The increasing reliance of our information-age economies and governments on cyber (computer-based) infrastructure makes them progressively more vulnerable to cyber attacks on our computer systems, networks, and data. In their most disruptive form, cyber attacks target the enterprise, government, military, or other infrastructural assets of a nation or its citizens. Both the volume and sophistication of cyber threats (cyber warfare, cyber terrorism, cyber espionage and malicious hacking) are monotonically increasing, and pose potent threats to our enterprise, government, military, or other infrastructural assets. Knowing that to be forewarned is to be forearmed, we are well advised to effect strong Cybersecurity defenses that will thwart rapidly evolving cyber threats.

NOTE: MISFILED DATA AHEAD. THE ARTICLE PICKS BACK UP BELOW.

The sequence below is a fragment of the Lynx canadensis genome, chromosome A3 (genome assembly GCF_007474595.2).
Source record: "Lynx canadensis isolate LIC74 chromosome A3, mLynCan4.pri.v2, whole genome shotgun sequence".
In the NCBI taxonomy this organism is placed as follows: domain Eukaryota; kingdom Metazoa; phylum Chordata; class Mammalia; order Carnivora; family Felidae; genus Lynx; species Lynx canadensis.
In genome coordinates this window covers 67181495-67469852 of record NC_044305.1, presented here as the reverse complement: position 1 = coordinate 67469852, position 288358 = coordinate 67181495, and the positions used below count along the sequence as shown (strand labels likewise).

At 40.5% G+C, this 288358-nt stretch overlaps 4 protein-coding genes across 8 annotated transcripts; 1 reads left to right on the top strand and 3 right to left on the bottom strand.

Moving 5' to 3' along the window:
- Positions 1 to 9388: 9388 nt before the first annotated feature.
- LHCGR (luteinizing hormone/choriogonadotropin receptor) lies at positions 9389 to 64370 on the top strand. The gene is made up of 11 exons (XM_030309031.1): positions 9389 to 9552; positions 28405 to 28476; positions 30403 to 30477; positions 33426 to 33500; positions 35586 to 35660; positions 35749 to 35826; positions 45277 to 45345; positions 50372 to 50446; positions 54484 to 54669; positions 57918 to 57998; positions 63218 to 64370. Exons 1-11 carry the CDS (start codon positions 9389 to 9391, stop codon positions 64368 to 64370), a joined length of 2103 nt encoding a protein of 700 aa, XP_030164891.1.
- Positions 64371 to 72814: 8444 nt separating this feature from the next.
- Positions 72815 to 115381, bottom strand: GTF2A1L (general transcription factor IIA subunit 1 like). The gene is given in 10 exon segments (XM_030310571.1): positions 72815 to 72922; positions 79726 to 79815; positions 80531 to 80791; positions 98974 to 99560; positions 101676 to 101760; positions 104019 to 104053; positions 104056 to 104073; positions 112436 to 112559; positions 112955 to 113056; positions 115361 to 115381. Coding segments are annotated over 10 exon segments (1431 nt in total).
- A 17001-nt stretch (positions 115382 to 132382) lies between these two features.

Recent newsworthy cyber attacks on critical cyber infrastructure (e.g., Target data breach, Mt. Gox bitcoin hacker attacks, NSA data leaks and subsequent PRISM revelations) demonstrate the urgent need for improved cybersecurity. As cyber threats grow, so must our abilities to neutralize them. Towards that end, the U.S. government issued an Executive Order for Improving Critical Infrastructure Cybersecurity in February 2013, and the 2014 President's Budget devoted over $13B to cyber-related programs and activities [Federal Information Technology FY 2014 Budget Priorities, p. 15]. The European Union Agency for Network and Information Security (ENISA) lists all known public documents of National Cyber Security Strategies in the EU, as well as the rest of the world.